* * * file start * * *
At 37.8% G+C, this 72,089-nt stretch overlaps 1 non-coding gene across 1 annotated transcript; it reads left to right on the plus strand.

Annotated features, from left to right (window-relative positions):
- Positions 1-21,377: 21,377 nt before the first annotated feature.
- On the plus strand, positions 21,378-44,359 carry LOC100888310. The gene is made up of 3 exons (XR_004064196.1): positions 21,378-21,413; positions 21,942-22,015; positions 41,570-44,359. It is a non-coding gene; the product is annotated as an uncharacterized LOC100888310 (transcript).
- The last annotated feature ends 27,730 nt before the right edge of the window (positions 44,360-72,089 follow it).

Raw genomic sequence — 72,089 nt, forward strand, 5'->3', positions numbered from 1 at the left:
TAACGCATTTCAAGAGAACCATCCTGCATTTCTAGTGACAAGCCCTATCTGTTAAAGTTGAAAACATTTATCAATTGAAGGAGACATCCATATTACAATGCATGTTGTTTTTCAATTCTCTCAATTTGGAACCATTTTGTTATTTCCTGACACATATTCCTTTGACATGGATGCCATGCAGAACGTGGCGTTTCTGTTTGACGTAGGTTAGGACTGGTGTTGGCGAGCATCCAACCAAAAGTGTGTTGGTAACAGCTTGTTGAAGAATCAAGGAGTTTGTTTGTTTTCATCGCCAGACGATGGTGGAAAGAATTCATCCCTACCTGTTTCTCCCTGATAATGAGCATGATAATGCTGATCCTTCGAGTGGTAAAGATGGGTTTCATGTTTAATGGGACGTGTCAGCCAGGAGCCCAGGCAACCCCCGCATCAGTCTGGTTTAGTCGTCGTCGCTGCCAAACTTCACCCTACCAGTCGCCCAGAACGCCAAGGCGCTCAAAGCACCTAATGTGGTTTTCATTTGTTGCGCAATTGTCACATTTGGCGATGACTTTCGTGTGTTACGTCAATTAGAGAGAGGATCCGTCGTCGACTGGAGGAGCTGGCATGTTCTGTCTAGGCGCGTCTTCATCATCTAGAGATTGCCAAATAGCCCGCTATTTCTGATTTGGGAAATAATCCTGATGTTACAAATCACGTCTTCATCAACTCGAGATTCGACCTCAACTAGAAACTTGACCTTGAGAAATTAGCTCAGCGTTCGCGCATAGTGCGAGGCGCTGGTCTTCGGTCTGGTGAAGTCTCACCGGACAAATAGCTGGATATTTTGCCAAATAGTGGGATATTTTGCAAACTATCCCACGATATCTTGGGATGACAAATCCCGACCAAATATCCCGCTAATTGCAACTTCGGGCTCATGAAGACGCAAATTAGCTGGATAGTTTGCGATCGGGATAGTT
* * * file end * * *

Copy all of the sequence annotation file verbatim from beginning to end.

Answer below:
At 37.8% G+C, this 72,089-nt stretch overlaps 1 non-coding gene across 1 annotated transcript; it reads left to right on the plus strand.

Annotated features, from left to right (window-relative positions):
- Positions 1-21,377: 21,377 nt before the first annotated feature.
- On the plus strand, positions 21,378-44,359 carry LOC100888310. The gene is made up of 3 exons (XR_004064196.1): positions 21,378-21,413; positions 21,942-22,015; positions 41,570-44,359. It is a non-coding gene; the product is annotated as an uncharacterized LOC100888310 (transcript).
- The last annotated feature ends 27,730 nt before the right edge of the window (positions 44,360-72,089 follow it).

Raw genomic sequence — 72,089 nt, forward strand, 5'->3', positions numbered from 1 at the left:
TAACGCATTTCAAGAGAACCATCCTGCATTTCTAGTGACAAGCCCTATCTGTTAAAGTTGAAAACATTTATCAATTGAAGGAGACATCCATATTACAATGCATGTTGTTTTTCAATTCTCTCAATTTGGAACCATTTTGTTATTTCCTGACACATATTCCTTTGACATGGATGCCATGCAGAACGTGGCGTTTCTGTTTGACGTAGGTTAGGACTGGTGTTGGCGAGCATCCAACCAAAAGTGTGTTGGTAACAGCTTGTTGAAGAATCAAGGAGTTTGTTTGTTTTCATCGCCAGACGATGGTGGAAAGAATTCATCCCTACCTGTTTCTCCCTGATAATGAGCATGATAATGCTGATCCTTCGAGTGGTAAAGATGGGTTTCATGTTTAATGGGACGTGTCAGCCAGGAGCCCAGGCAACCCCCGCATCAGTCTGGTTTAGTCGTCGTCGCTGCCAAACTTCACCCTACCAGTCGCCCAGAACGCCAAGGCGCTCAAAGCACCTAATGTGGTTTTCATTTGTTGCGCAATTGTCACATTTGGCGATGACTTTCGTGTGTTACGTCAATTAGAGAGAGGATCCGTCGTCGACTGGAGGAGCTGGCATGTTCTGTCTAGGCGCGTCTTCATCATCTAGAGATTGCCAAATAGCCCGCTATTTCTGATTTGGGAAATAATCCTGATGTTACAAATCACGTCTTCATCAACTCGAGATTCGACCTCAACTAGAAACTTGACCTTGAGAAATTAGCTCAGCGTTCGCGCATAGTGCGAGGCGCTGGTCTTCGGTCTGGTGAAGTCTCACCGGACAAATAGCTGGATATTTTGCCAAATAGTGGGATATTTTGCAAACTATCCCACGATATCTTGGGATGACAAATCCCGACCAAATATCCCGCTAATTGCAACTTCGGGCTCATGAAGACGCAAATTAGCTGGATAGTTTGCGATCGGGATAGTT